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Rocky Mountain spotted fever (RMSF) is an infection caused by the bite of an infected tick. It affects over 2,000 people a year in the U.S. and usually occurs from April until September. But, it can occur anytime during the year where the weather is warm. It was first recognized in the Rocky Mountain states, but may occur throughout the U.S. Most common areas affected are in the southeastern and south central U.S. The disease is spread to humans through a bite from an infected tick. It is not spread from person to person.
RMSF is caused by a bacterium that is spread to people by the bite of an infected tick. In the U.S., the American dog tick, the Rocky Mountain wood tick, and the brown dog tick are the ticks that transmit the RMSF bacteria.
People living in or visiting areas where ticks are prevalent, particularly the southeastern and south central U.S., are at risk for Rocky Mountain spotted fever.
The following are the most common symptoms of RMSF:
RMSF is a serious illness that needs treatment as soon as possible. Death has occurred in untreated cases of RMSF.
Symptoms of RMSF may look like other conditions or medical problems. See a healthcare provider for diagnosis.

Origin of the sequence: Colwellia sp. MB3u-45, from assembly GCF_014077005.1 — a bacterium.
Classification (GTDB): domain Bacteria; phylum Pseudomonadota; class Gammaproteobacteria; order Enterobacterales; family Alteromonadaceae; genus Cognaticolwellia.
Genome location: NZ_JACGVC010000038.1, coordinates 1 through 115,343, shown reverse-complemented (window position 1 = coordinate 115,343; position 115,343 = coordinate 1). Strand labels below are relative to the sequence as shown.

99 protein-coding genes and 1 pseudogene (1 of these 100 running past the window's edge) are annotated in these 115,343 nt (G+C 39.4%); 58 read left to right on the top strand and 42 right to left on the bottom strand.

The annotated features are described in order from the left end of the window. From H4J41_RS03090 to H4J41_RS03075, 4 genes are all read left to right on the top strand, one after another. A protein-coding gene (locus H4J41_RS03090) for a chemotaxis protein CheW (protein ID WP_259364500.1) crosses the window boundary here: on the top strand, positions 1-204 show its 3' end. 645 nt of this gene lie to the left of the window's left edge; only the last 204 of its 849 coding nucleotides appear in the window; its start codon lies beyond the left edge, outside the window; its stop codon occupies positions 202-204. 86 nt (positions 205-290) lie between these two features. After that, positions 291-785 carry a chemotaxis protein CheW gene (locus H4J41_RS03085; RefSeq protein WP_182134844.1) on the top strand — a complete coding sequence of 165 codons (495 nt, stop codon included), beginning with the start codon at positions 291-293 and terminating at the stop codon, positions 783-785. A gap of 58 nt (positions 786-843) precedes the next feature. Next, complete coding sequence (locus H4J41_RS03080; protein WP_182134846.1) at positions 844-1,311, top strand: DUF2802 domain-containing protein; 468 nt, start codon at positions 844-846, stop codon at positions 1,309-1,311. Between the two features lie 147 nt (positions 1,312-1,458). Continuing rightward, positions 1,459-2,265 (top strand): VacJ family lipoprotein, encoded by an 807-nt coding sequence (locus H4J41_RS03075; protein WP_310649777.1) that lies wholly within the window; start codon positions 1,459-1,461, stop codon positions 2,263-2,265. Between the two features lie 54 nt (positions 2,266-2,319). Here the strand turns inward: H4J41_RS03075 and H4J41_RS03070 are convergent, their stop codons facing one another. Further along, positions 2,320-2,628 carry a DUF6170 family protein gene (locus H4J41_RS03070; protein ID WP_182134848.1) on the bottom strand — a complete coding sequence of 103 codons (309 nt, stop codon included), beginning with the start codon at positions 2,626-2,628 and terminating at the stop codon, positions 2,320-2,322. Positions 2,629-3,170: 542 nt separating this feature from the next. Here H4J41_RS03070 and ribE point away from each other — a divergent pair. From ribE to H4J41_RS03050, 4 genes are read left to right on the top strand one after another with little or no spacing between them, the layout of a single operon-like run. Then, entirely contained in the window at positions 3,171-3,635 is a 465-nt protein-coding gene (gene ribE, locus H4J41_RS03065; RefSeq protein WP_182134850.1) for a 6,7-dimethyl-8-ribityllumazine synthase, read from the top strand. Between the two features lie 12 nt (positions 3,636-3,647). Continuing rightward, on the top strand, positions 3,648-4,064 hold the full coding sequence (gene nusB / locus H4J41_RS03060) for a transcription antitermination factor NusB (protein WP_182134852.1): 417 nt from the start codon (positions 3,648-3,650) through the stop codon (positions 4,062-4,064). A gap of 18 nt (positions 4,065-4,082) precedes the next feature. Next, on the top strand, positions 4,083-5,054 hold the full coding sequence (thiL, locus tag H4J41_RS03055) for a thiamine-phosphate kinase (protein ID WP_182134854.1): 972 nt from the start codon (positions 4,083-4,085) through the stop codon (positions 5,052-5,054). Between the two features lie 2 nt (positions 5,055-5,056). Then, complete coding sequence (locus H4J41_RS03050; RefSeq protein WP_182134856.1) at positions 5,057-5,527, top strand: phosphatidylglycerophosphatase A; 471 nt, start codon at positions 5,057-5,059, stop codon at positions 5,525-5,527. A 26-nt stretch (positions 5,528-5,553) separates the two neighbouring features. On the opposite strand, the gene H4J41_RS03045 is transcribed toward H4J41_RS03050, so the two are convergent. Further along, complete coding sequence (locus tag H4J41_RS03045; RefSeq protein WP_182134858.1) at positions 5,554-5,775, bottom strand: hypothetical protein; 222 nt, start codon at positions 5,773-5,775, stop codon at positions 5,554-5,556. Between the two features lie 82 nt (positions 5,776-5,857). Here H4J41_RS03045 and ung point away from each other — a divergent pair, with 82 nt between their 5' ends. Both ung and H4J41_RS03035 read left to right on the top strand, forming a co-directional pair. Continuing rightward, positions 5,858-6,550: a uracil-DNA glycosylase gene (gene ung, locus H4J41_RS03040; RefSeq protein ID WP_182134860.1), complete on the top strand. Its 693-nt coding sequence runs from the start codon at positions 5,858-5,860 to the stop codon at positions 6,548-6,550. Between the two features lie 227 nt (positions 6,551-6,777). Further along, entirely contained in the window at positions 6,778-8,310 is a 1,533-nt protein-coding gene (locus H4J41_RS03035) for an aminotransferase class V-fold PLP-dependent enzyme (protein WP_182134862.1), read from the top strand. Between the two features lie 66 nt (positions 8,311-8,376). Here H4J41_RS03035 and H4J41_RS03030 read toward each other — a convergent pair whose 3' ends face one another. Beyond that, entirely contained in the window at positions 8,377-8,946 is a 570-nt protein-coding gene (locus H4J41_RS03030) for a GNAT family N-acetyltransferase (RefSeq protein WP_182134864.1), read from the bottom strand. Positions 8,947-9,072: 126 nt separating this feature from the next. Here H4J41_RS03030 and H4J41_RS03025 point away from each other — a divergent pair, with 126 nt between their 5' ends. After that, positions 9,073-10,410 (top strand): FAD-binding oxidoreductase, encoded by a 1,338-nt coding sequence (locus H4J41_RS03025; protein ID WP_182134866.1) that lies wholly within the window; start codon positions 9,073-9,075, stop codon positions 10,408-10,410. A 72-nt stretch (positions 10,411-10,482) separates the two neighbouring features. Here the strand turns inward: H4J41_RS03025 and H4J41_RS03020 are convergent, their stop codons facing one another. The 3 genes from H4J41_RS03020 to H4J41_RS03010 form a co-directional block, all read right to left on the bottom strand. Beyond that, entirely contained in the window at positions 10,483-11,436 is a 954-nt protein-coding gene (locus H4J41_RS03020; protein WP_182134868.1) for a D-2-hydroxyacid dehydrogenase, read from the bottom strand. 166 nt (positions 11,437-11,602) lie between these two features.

Diagnosis is based on symptoms and history of a tick bite. How the rash looks is important. Skin samples and lab tests are usually done to rule out other conditions and confirm the diagnosis.
Specific treatment for Rocky Mountain spotted fever will be determined by your healthcare provider based on the following:
RMSF can be cured when treated with antibiotics. However, if untreated, serious complications can occur including:
Once you’ve had RMSF, you can’t get it again. To help prevent RMSF, follow these guidelines.
Ticks can't bite though clothing, so dress in:
It's important to check often for ticks, especially on these parts of the body:
Be sure to use any insect repellents safely.
The following may also be helpful:
If your symptoms get worse or you have new symptoms, let your healthcare provider know.
Tips to help you get the most from a visit to your healthcare provider:
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